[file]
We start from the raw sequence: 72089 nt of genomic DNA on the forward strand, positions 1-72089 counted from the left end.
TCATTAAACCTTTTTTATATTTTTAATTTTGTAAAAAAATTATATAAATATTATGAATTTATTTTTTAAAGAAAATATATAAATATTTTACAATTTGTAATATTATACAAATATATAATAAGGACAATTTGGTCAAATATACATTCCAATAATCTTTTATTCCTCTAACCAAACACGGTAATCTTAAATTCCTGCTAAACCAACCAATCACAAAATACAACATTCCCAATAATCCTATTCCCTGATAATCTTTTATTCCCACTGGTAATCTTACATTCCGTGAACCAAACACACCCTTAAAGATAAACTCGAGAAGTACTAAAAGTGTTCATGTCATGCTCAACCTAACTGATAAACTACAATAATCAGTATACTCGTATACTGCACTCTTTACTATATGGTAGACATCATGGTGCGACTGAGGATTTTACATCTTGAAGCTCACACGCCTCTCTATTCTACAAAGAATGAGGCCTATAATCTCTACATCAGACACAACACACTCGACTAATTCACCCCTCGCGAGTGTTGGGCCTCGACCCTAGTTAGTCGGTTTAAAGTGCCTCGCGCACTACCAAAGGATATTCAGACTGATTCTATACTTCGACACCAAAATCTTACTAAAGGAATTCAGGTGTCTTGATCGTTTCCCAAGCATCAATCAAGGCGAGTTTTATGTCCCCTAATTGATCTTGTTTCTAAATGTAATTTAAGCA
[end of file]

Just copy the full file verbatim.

We start from the raw sequence: 72089 nt of genomic DNA on the forward strand, positions 1-72089 counted from the left end.
TCATTAAACCTTTTTTATATTTTTAATTTTGTAAAAAAATTATATAAATATTATGAATTTATTTTTTAAAGAAAATATATAAATATTTTACAATTTGTAATATTATACAAATATATAATAAGGACAATTTGGTCAAATATACATTCCAATAATCTTTTATTCCTCTAACCAAACACGGTAATCTTAAATTCCTGCTAAACCAACCAATCACAAAATACAACATTCCCAATAATCCTATTCCCTGATAATCTTTTATTCCCACTGGTAATCTTACATTCCGTGAACCAAACACACCCTTAAAGATAAACTCGAGAAGTACTAAAAGTGTTCATGTCATGCTCAACCTAACTGATAAACTACAATAATCAGTATACTCGTATACTGCACTCTTTACTATATGGTAGACATCATGGTGCGACTGAGGATTTTACATCTTGAAGCTCACACGCCTCTCTATTCTACAAAGAATGAGGCCTATAATCTCTACATCAGACACAACACACTCGACTAATTCACCCCTCGCGAGTGTTGGGCCTCGACCCTAGTTAGTCGGTTTAAAGTGCCTCGCGCACTACCAAAGGATATTCAGACTGATTCTATACTTCGACACCAAAATCTTACTAAAGGAATTCAGGTGTCTTGATCGTTTCCCAAGCATCAATCAAGGCGAGTTTTATGTCCCCTAATTGATCTTGTTTCTAAATGTAATTTAAGCA